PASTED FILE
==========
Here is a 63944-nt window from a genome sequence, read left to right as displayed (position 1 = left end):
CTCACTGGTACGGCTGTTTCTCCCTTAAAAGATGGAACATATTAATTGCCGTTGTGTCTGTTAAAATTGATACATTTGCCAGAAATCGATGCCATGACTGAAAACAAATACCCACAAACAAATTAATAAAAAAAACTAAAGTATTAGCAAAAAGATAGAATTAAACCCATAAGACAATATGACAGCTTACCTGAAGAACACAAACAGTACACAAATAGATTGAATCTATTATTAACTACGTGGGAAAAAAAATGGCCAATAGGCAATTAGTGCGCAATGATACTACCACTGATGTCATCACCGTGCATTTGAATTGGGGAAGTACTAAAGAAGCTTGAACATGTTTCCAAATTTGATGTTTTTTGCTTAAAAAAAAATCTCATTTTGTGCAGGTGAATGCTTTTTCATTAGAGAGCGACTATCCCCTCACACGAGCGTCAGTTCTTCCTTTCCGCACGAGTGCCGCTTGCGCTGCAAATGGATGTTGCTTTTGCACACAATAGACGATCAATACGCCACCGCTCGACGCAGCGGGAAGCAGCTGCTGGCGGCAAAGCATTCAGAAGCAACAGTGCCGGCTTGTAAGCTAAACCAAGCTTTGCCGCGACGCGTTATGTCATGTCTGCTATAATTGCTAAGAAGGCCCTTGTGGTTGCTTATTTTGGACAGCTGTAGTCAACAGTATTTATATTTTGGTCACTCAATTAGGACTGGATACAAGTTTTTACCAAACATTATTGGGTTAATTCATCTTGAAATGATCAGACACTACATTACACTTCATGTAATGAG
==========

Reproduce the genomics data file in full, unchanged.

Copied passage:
Here is a 63944-nt window from a genome sequence, read left to right as displayed (position 1 = left end):
CTCACTGGTACGGCTGTTTCTCCCTTAAAAGATGGAACATATTAATTGCCGTTGTGTCTGTTAAAATTGATACATTTGCCAGAAATCGATGCCATGACTGAAAACAAATACCCACAAACAAATTAATAAAAAAAACTAAAGTATTAGCAAAAAGATAGAATTAAACCCATAAGACAATATGACAGCTTACCTGAAGAACACAAACAGTACACAAATAGATTGAATCTATTATTAACTACGTGGGAAAAAAAATGGCCAATAGGCAATTAGTGCGCAATGATACTACCACTGATGTCATCACCGTGCATTTGAATTGGGGAAGTACTAAAGAAGCTTGAACATGTTTCCAAATTTGATGTTTTTTGCTTAAAAAAAAATCTCATTTTGTGCAGGTGAATGCTTTTTCATTAGAGAGCGACTATCCCCTCACACGAGCGTCAGTTCTTCCTTTCCGCACGAGTGCCGCTTGCGCTGCAAATGGATGTTGCTTTTGCACACAATAGACGATCAATACGCCACCGCTCGACGCAGCGGGAAGCAGCTGCTGGCGGCAAAGCATTCAGAAGCAACAGTGCCGGCTTGTAAGCTAAACCAAGCTTTGCCGCGACGCGTTATGTCATGTCTGCTATAATTGCTAAGAAGGCCCTTGTGGTTGCTTATTTTGGACAGCTGTAGTCAACAGTATTTATATTTTGGTCACTCAATTAGGACTGGATACAAGTTTTTACCAAACATTATTGGGTTAATTCATCTTGAAATGATCAGACACTACATTACACTTCATGTAATGAG